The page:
Mass. unemployment rate remains at 8.3 percent
Massachusetts' unemployment rate held steady at 8.3 percent in January as employers adding 5,600 jobs, the state's Executive Office of Labor and Workforce Development reported today.
State officials also released revised employment data that showed the state suffered a milder recession than initially reported, with unemployment peaking at 8.8 percent in October 2009, instead of 9.5 percent in January 2010. The revisions also showed 24,000 fewer job lost during the recession that began in Massachusetts in the spring of 2008 and ended the summer of 2009.
The US Labor Department revises state employment and unemployment data annually based on more complete information that becomes available from employers and statistical agencies over the year. In Massachusetts, job losses during the recession were revised downward to 143,000 jobs, or 4 percent of employment, from 167,000 jobs, or 5 percent.
Michael D. Goodman, an economic analyst and professor at the University of Massachusetts Dartmouth, said the state's job growth in January is a welcome sign as food and gas prices rise and the stock market becomes increasingly volatile. Massachusetts' unemployment rate remains below the national rate of 9 percent.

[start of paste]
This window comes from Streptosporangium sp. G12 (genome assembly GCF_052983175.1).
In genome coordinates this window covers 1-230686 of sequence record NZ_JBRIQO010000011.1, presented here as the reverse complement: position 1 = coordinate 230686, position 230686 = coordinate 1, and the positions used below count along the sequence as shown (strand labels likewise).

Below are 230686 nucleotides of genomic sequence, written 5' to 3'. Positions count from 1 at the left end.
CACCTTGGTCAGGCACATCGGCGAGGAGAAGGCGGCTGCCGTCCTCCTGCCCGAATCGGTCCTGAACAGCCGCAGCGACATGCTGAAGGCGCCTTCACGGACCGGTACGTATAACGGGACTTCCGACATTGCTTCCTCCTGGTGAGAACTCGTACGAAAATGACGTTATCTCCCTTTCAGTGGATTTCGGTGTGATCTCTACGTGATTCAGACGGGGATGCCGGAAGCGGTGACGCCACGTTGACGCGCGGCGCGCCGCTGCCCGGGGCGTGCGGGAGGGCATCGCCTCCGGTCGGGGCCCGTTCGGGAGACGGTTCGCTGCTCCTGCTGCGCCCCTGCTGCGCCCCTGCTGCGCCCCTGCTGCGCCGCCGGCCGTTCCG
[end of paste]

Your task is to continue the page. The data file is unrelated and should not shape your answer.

"I think it's very encouraging. We are growing, we appear to be adding jobs, and we had a better year than the nation," Goodman said. "We're still below the number of jobs we had when we went into the recession, but there are areas of the economy where jobs were created."
Professional, scientific and business services sectors led state job gains last month, adding 6,700 jobs. Education and health services, the state's largest employment sector, added 400 jobs in the last month, and 10,600 over the past year.
Construction added 500 jobs last month. Over the year, however, construction employment is still down 2,300 jobs.
Leisure and hospitality, which includes restaurants and hotels, lost 600 jobs in January. Manufacturing lost 1,900 in January, but has gained 900 over the past year.